English Photographer Nick Waplington shared this sick photo of him skating back in 1979 at the Peanut Bowl in Guildford. If you’re not familiar with Nick’s photography we recommend checking out his book, Surf Riot, a documentation of the 1986 riots during the OP Pro Surfing Contest in Huntington Beach, CA.
Twelve international photographers participated in This Place, a monumental art project documenting Israel and the West Bank. Each artist brought their own perspective and unique approach to the medium of photography, resulting in a nuanced and multifaceted look at this complex part of the world.
Frédéric Brenner explored the myths and fantasies that comprise individual and collective identity in Israel. His images consist mainly of portraits with one exception, The Palace Hotel, an architectural subject.
Wendy Ewald used her characteristic participatory mode to engage and educate fourteen different groups throughout Israel and the West Bank. Instead of photographing her subjects, she handed out cameras and invited them to photograph themselves, their lives, and their communities.
Martin Kollar was fascinated with the ways in which Israelis conceive of the future. His photographs are intentionally mysterious, and recall film stills as the viewer is left to fill in the missing narratives.
Josef Koudelka photographed the separation barrier that divides Israel and the West Bank. His black-and-white, panoramic landscapes were published in an accordion-pleat book titled Zone.
Jungjin Lee’s meditative black-and-white landscape photographs capture the melancholy emotions she felt working in the region. Her richly textured photographs are the result of a painstaking technical process which involves first brushing liquid emulsion on handmade Korean mulberry paper before the final digital print is made.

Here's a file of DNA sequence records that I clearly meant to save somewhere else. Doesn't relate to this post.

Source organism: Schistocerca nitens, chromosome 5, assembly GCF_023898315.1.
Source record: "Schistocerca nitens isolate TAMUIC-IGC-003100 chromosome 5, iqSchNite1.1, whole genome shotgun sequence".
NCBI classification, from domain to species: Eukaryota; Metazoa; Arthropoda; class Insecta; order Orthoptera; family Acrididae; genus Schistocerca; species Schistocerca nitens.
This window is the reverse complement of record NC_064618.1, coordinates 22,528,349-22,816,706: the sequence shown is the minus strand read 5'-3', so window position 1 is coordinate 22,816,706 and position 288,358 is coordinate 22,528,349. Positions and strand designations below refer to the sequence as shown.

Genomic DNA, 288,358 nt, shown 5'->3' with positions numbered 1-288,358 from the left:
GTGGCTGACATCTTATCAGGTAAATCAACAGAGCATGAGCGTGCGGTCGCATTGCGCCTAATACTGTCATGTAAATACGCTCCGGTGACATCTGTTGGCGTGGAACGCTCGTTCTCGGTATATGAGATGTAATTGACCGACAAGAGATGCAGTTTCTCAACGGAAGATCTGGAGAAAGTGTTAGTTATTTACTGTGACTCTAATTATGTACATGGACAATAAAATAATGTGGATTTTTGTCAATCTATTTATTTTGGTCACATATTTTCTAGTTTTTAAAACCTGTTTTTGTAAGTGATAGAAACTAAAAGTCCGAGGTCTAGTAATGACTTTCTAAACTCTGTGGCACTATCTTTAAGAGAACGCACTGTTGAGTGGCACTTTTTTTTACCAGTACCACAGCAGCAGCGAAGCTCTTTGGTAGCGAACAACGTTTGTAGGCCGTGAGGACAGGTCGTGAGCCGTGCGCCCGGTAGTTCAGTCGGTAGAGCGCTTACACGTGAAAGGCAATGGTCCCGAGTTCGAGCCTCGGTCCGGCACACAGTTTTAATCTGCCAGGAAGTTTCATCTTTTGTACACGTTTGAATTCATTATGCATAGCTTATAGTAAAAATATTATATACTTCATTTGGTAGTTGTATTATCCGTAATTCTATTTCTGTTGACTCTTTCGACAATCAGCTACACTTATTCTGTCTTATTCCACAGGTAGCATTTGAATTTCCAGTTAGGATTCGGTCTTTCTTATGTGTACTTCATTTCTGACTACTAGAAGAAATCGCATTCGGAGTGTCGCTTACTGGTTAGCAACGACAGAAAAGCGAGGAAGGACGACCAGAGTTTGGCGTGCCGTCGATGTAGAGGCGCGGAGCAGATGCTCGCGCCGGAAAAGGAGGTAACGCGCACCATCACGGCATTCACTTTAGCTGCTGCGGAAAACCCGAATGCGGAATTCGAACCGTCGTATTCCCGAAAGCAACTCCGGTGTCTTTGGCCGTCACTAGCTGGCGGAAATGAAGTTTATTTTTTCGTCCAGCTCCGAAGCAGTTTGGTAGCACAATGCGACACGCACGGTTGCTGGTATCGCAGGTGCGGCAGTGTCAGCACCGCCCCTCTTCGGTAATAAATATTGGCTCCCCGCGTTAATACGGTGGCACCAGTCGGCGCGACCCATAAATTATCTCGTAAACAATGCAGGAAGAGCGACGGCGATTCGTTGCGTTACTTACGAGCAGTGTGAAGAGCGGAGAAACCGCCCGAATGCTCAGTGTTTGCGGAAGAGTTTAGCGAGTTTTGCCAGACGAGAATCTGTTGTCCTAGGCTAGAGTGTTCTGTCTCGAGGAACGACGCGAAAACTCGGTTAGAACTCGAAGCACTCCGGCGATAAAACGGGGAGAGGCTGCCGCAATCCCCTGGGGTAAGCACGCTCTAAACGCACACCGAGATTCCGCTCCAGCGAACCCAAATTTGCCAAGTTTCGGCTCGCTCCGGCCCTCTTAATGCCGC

Gilles Peress documented the lives of people living in Silwan, a village in Palestinian Jerusalem. He uses photography as a means of understanding the ways that war and conflict impact everyday human lives.
Fazal Sheikh photographed sites of former and existing Bedouin villages in the Negev Desert that are being erased through Israeli military and industrial interventions. He flew over the desert in a Cessna plane, and photographed the landscape from above.
Stephen Shore felt that the only way to fully grasp the region’s overwhelming complexity was to focus on a wide range of subjects and to employ a variety of photographic techniques. He worked in black-and-white, color, digital, and film, and shot landscapes, cityscapes, architectural subjects, and scenes of everyday life.
Rosalind Fox Solomon traveled all over Israel and the West Bank via commuter bus, mingling with an incredibly diverse range of people from all walks of life. Her black-and-white photographs engage viewers with their direct, emotionally honest depictions of her subjects.
In Israel and the West Bank, Thomas Struth photographed the same subjects he has worked on throughout his career: portraits, landscapes, architecture, and technology. He responded to the specific nature of the region but also to the ways in which public history makes itself felt on a human level.
Jeff Wall contributed a single photograph to This Place, titled Daybreak. The image shows a group of Bedouin olive pickers asleep at dawn on a farm in the Negev Desert, with a large prison glowing on the horizon.
Nick Waplington focused on the controversial subject of Jewish settlements in the West Bank. His work for This Place consists of formal portraits of settler families, and landscape views of the many settlements he visited throughout the region.
Stay tuned as we will be highlighting these This Place photographers and their individual projects in the coming weeks.
As lovers of fashion, we - and probably you - have seen a few photography books devoted to Alexander McQueen in recent times, but we’ve never seen one like Working Process, published by Damiani.
When photographer Nick Waplington (known, but not famous, for his gritty reportages depicting life from Israel’s West Bank to a Nottingham housing estate) was approached by Lee Alexander McQueen to document the making of his Horn of Plenty collection, he was flattered - but the timing was wrong.